• From Tides to Tins: Salmon Canning in B.C.: The long and complex history of salmon canning in British Columbia is as much about coastal communities, technological innovations and environmental changes as it is about bringing food to market. Follow each step of the canning process from tide to tin as you learn what it was like to work in a cannery.
    • Harvests of Prince Edward Island: This research project utilizes the collections and resources of the Island’s community museums to explore a number of the harvests that have been important to P.E.I.’s history. The major harvests represented include the Potato, the Malpeque Oyster, the Silver Fox industry, Irish Moss and Mussel Mud.
  11. Indulge in a YouTube video. You’ll find lots of culinary history in videos such as these:
    • Behind Every Great Cook is a Great Mother: CHC’s own series of interviews with notable Canadian chefs, cooks and culinary authors.
    • 60 Years of Cooking: Produced by the Department of National Defence, Canadian Forces, Army Public Affairs, this four-part series (also available in French) showcases the history of the Canadian Forces cooks, a military occupation within the Logistics Branch.
    • Emmymadeinjapan: EmmyMadeInJapan combines her love of thrift shops and cooking by testing vintage kitchen gadgets in a series of three videos.
    • The Tadka Project: Toronto cook Sumi demystifies South Asian vegan cooking via her YouTube channel named for the all-important process of sizzling spices in oil to begin a traditional South Asian dish.
  12. Discover international culinary history. There’s much here to keep you enlightened and entertained:
    • Culinary Historians of Chicago Podcasts: Jane’s favourite culinary history society, after the CHC, is the Culinary Historians of Chicago. Their podcasts cover both American and international culinary history. Two of Jane’s favourites are “Last Night on the Titanic: Unsinkable Drinking, Dining and Style” and “One Smart Cookie Shares Crumbs of History.”
    • Timeline: A wide variety of historical documentaries, including the “Let’s Cook History” series and other culinary history videos that span numerous times and places.
    • The Real Mrs. Crocombe: A mini-series from the English Heritage charity, which cares for more than 400 British historical sites. Featuring food historian Dr Annie Gray, the series follows the life of the Audley End House cook Avis Crocombe and her staff during the Victorian era.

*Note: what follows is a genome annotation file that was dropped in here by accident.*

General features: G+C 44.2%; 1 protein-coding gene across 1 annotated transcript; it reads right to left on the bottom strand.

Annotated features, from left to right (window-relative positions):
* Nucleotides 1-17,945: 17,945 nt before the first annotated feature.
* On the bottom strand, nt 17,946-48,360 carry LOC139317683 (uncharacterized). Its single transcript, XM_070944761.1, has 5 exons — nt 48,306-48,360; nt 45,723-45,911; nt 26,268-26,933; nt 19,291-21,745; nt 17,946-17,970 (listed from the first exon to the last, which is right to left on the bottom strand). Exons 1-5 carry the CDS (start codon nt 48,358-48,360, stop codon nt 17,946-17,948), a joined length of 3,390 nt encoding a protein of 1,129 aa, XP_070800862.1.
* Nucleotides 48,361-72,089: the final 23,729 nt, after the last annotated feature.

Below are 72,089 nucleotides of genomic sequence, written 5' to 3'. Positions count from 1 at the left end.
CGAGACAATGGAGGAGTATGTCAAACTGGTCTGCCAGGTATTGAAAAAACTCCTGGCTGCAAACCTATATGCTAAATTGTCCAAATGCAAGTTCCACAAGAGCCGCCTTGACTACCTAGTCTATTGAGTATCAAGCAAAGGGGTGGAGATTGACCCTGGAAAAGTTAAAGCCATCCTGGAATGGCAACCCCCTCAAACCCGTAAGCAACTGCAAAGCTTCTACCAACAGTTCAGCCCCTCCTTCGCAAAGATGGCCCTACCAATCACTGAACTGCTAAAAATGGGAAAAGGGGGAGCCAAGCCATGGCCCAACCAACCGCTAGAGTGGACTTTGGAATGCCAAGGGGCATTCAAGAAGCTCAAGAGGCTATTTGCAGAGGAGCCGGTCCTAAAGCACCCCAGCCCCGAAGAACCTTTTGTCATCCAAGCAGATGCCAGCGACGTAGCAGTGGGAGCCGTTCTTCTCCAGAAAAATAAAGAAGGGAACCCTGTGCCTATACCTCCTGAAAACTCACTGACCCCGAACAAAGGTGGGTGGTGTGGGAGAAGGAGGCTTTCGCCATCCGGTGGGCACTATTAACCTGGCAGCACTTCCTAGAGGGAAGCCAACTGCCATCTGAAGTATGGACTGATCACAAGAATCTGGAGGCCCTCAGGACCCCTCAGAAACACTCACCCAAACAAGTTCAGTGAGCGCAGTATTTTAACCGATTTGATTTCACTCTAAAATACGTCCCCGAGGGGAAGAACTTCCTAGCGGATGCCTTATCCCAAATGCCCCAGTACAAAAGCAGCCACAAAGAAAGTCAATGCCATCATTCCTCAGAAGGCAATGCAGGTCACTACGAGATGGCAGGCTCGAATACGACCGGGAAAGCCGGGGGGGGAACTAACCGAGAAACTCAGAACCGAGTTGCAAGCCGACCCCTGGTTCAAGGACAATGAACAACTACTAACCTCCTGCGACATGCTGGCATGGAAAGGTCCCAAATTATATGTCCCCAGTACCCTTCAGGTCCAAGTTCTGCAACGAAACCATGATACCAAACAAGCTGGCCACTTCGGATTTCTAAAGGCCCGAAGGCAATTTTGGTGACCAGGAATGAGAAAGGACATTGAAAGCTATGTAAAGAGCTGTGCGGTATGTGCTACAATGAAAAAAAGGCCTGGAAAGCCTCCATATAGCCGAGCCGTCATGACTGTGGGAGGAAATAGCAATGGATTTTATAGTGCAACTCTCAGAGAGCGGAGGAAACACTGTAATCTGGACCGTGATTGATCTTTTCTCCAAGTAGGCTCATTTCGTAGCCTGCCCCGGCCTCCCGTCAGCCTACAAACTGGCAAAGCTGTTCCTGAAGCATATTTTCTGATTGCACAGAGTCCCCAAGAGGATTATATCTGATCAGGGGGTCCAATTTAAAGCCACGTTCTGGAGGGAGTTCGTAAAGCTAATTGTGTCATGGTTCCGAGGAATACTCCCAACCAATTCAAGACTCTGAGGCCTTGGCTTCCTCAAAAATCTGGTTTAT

• Townsends: This American family recreates 18th-century living for YouTube. (Check out their video on Catharine Parr Traill or the one comparing historic and modern kitchens.)

International Conferences

Compiled by Julia M. Armstrong

2020

July 10 to August 2 (Oxford, England)  MOVED ONLINE
OXFORD SYMPOSIUM ON FOOD & COOKERY
Theme: Herbs & Spices.
Registration for the V-Symp (virtual symposium): Standard ticket £80, student ticket £40; register here.

September 23 to 25 (Antwerp, Belgium)
SIEF 23RD INTERNATIONAL ETHNOLOGICAL FOOD RESEARCH CONFERENCE
Organizers: International Society for Ethnology and Folklore.
Theme: Food, People and the City: Comparative Perspectives. A look at food production, distribution and consumption as cultural practices, in different periods and societies.

November 13 to 14 (Amsterdam, Netherlands)
AMSTERDAM SYMPOSIUM ON THE HISTORY OF FOOD
Theme: Food and the Environment: The Dynamic Relationship Between Food Practices and Nature.
Venue: University of Amsterdam.

2021

May 13 to 15 (Guelph, Ontario) – MOVING ONLINE
14TH TRIENNIAL CONFERENCE OF THE RURAL WOMEN’S STUDIES ASSOCIATION 

Theme: Kitchen Table Talk to Global Forum.
Venue: University of Guelph. CHC received word in late May that the conference will move to an online platform. We will update details here as we receive them. The deadline for proposals has been extended to September.
Of note: The RWSA is an international association that promotes and advances farm and rural women’s/gender studies in a historical perspective.